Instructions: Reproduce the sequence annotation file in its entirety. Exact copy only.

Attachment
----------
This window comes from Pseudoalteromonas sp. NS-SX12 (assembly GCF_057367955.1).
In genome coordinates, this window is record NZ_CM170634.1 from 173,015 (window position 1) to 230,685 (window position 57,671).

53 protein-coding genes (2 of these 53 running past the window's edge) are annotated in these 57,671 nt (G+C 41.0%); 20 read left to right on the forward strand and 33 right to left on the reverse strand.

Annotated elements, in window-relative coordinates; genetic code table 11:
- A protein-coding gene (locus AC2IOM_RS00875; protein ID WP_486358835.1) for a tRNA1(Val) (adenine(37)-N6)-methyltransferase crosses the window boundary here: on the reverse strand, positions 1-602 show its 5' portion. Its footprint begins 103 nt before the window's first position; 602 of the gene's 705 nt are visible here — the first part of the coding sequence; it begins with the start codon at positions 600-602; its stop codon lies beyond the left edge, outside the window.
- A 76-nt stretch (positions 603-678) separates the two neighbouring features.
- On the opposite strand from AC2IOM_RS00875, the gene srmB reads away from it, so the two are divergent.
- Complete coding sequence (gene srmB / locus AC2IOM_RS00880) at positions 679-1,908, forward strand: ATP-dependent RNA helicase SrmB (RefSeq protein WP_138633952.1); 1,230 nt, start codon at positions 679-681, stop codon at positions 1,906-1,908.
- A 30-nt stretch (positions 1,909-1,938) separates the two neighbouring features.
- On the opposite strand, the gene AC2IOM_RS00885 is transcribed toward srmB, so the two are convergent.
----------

This window comes from Pseudoalteromonas sp. NS-SX12 (assembly GCF_057367955.1).
In genome coordinates, this window is record NZ_CM170634.1 from 173,015 (window position 1) to 230,685 (window position 57,671).

53 protein-coding genes (2 of these 53 running past the window's edge) are annotated in these 57,671 nt (G+C 41.0%); 20 read left to right on the forward strand and 33 right to left on the reverse strand.

Annotated elements, in window-relative coordinates; genetic code table 11:
- A protein-coding gene (locus AC2IOM_RS00875; protein ID WP_486358835.1) for a tRNA1(Val) (adenine(37)-N6)-methyltransferase crosses the window boundary here: on the reverse strand, positions 1-602 show its 5' portion. Its footprint begins 103 nt before the window's first position; 602 of the gene's 705 nt are visible here — the first part of the coding sequence; it begins with the start codon at positions 600-602; its stop codon lies beyond the left edge, outside the window.
- A 76-nt stretch (positions 603-678) separates the two neighbouring features.
- On the opposite strand from AC2IOM_RS00875, the gene srmB reads away from it, so the two are divergent.
- Complete coding sequence (gene srmB / locus AC2IOM_RS00880) at positions 679-1,908, forward strand: ATP-dependent RNA helicase SrmB (RefSeq protein WP_138633952.1); 1,230 nt, start codon at positions 679-681, stop codon at positions 1,906-1,908.
- A 30-nt stretch (positions 1,909-1,938) separates the two neighbouring features.
- On the opposite strand, the gene AC2IOM_RS00885 is transcribed toward srmB, so the two are convergent.